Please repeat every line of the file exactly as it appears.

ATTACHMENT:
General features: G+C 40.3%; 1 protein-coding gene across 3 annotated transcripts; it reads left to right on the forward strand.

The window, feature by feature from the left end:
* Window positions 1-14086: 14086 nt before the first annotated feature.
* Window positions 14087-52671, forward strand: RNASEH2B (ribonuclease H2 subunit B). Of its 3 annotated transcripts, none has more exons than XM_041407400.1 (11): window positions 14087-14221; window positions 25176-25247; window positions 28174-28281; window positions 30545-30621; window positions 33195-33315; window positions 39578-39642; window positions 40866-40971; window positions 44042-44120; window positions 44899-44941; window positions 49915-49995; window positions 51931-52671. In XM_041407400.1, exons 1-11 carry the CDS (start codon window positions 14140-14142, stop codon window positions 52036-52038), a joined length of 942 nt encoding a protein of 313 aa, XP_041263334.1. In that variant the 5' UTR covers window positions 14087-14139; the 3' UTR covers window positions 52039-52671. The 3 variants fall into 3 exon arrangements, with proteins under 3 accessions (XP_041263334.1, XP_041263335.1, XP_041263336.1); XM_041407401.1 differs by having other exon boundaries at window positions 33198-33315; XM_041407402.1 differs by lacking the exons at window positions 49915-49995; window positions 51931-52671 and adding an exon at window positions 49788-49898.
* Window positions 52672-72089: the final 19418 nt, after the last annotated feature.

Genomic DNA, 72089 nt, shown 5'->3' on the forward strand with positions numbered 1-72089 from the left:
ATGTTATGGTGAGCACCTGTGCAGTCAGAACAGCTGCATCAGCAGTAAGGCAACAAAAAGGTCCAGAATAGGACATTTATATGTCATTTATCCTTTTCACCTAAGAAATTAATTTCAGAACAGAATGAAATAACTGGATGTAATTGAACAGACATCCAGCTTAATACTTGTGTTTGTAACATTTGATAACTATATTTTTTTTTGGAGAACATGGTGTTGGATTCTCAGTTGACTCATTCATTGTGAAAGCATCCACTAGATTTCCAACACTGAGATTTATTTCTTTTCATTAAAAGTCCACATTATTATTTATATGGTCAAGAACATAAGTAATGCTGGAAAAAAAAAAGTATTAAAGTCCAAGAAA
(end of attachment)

General features: G+C 40.3%; 1 protein-coding gene across 3 annotated transcripts; it reads left to right on the forward strand.

The window, feature by feature from the left end:
* Window positions 1-14086: 14086 nt before the first annotated feature.
* Window positions 14087-52671, forward strand: RNASEH2B (ribonuclease H2 subunit B). Of its 3 annotated transcripts, none has more exons than XM_041407400.1 (11): window positions 14087-14221; window positions 25176-25247; window positions 28174-28281; window positions 30545-30621; window positions 33195-33315; window positions 39578-39642; window positions 40866-40971; window positions 44042-44120; window positions 44899-44941; window positions 49915-49995; window positions 51931-52671. In XM_041407400.1, exons 1-11 carry the CDS (start codon window positions 14140-14142, stop codon window positions 52036-52038), a joined length of 942 nt encoding a protein of 313 aa, XP_041263334.1. In that variant the 5' UTR covers window positions 14087-14139; the 3' UTR covers window positions 52039-52671. The 3 variants fall into 3 exon arrangements, with proteins under 3 accessions (XP_041263334.1, XP_041263335.1, XP_041263336.1); XM_041407401.1 differs by having other exon boundaries at window positions 33198-33315; XM_041407402.1 differs by lacking the exons at window positions 49915-49995; window positions 51931-52671 and adding an exon at window positions 49788-49898.
* Window positions 52672-72089: the final 19418 nt, after the last annotated feature.

Genomic DNA, 72089 nt, shown 5'->3' on the forward strand with positions numbered 1-72089 from the left:
ATGTTATGGTGAGCACCTGTGCAGTCAGAACAGCTGCATCAGCAGTAAGGCAACAAAAAGGTCCAGAATAGGACATTTATATGTCATTTATCCTTTTCACCTAAGAAATTAATTTCAGAACAGAATGAAATAACTGGATGTAATTGAACAGACATCCAGCTTAATACTTGTGTTTGTAACATTTGATAACTATATTTTTTTTTGGAGAACATGGTGTTGGATTCTCAGTTGACTCATTCATTGTGAAAGCATCCACTAGATTTCCAACACTGAGATTTATTTCTTTTCATTAAAAGTCCACATTATTATTTATATGGTCAAGAACATAAGTAATGCTGGAAAAAAAAAAGTATTAAAGTCCAAGAAA